Rohit Rohit - 2 months ago 20
Javascript Question

Understanding Export a round bracket function in ES6

I am trying to understand following export statement:

export default (
<Route path="/" component={App}>
<IndexRoute component={HomePage} />
<Route path="about" component={AboutPage}/>
</Route>
);


By definition, The export statement is used to export functions, objects, or primitive values.

Different Syntax:


export { name1, name2, …, nameN };
export { variable1 as name1, variable2 as name2, …, nameN };
export let name1, name2, …, nameN; // also var, function
export let name1 = …, name2 = …, …, nameN; // also var, const

export default expression;
export default function (…) { … } // also class, function*
export default function name1(…) { … } // also class, function*
export { name1 as default, … };

export * from …;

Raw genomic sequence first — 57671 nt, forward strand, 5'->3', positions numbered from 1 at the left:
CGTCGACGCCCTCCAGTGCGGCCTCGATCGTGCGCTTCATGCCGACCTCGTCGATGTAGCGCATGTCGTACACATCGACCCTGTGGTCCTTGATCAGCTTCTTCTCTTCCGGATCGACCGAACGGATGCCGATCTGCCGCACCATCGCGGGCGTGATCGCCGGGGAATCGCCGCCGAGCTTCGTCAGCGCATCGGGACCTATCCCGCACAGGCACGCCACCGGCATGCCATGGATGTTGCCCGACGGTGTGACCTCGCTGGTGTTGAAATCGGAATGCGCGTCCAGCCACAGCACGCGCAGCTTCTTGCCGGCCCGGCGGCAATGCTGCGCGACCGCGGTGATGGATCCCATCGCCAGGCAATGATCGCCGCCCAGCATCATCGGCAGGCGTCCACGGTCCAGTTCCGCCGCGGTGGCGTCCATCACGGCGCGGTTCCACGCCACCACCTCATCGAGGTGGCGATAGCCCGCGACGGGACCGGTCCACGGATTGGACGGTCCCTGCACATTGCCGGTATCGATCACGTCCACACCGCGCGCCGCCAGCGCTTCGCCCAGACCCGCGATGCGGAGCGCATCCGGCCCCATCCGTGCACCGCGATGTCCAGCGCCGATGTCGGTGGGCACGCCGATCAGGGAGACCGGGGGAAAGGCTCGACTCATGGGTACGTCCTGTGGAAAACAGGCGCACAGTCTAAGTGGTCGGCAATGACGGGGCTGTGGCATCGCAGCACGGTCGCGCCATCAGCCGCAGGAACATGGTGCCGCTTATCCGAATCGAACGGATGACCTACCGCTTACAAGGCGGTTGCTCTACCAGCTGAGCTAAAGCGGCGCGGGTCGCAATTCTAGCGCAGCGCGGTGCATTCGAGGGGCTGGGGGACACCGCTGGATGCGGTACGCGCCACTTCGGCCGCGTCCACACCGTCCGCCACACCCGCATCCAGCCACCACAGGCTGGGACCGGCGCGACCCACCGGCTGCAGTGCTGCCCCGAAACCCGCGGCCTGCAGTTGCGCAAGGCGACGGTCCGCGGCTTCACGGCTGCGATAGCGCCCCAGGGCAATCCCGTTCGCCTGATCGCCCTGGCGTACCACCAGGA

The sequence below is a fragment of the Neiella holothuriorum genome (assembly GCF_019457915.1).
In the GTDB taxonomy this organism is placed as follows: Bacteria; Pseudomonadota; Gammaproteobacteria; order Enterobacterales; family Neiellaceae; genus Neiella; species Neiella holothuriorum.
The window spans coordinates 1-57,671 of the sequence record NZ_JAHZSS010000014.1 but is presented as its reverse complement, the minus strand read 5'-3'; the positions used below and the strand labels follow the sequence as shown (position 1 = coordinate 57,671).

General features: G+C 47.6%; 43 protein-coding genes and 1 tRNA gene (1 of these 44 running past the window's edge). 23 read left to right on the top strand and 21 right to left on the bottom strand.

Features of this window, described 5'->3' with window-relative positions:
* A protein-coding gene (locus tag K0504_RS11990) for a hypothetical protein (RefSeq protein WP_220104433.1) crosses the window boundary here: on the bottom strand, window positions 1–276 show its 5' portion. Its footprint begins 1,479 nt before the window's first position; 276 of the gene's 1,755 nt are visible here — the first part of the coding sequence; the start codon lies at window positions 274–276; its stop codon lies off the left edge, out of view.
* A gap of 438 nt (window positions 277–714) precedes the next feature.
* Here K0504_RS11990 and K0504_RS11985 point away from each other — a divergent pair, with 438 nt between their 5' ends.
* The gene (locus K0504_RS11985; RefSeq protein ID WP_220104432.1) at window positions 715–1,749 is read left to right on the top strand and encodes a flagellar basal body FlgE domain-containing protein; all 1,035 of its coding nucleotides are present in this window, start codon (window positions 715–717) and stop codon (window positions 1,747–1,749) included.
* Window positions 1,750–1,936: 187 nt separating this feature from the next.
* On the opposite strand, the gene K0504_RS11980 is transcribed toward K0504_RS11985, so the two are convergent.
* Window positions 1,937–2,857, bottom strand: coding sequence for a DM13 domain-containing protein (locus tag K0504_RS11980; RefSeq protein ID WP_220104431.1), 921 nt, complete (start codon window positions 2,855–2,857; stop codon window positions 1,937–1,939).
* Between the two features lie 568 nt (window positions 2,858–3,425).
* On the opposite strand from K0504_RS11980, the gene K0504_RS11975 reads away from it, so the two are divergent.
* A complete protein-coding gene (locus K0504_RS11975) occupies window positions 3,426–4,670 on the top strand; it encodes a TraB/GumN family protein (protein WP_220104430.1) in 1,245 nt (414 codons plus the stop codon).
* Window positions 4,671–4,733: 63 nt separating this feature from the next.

export { name1, name2, …, nameN } from …;
export { import1 as name1, import2 as name2, …, nameN } from …;



Among all of possible alternatives I am not able to relate how export default ( .. ); fit in.

I am guessing it would be exporting an anonymous function.

Answer Source

This rule applies:

export default expression;

(...) is the grouping operator, which is an expression. It simply evaluates to the result of the expression it contains. You surely have seen it before. For example:

(20 + 1) * 2

Some constructs require an expression to be started on the same line. In the following example, the function returns undefined, because the expression has to start in the same line as the return:

function foo() {
  return
    21 + 1;
}

console.log(foo());

With the grouping operator, we can do exactly that: Start the expression on the same line, but put the main part on the next line, for stylistic reasons:

function foo() {
  return (
    21 + 1
  );
}

console.log(foo());


I don't know whether or not using the grouping operator is required in the export default case, but it would be trivial to find out (run the code with and without it).

Even if it is not required, it doesn't change the result of the expression. Sometimes it's just used to be more visually pleasing or easier to read.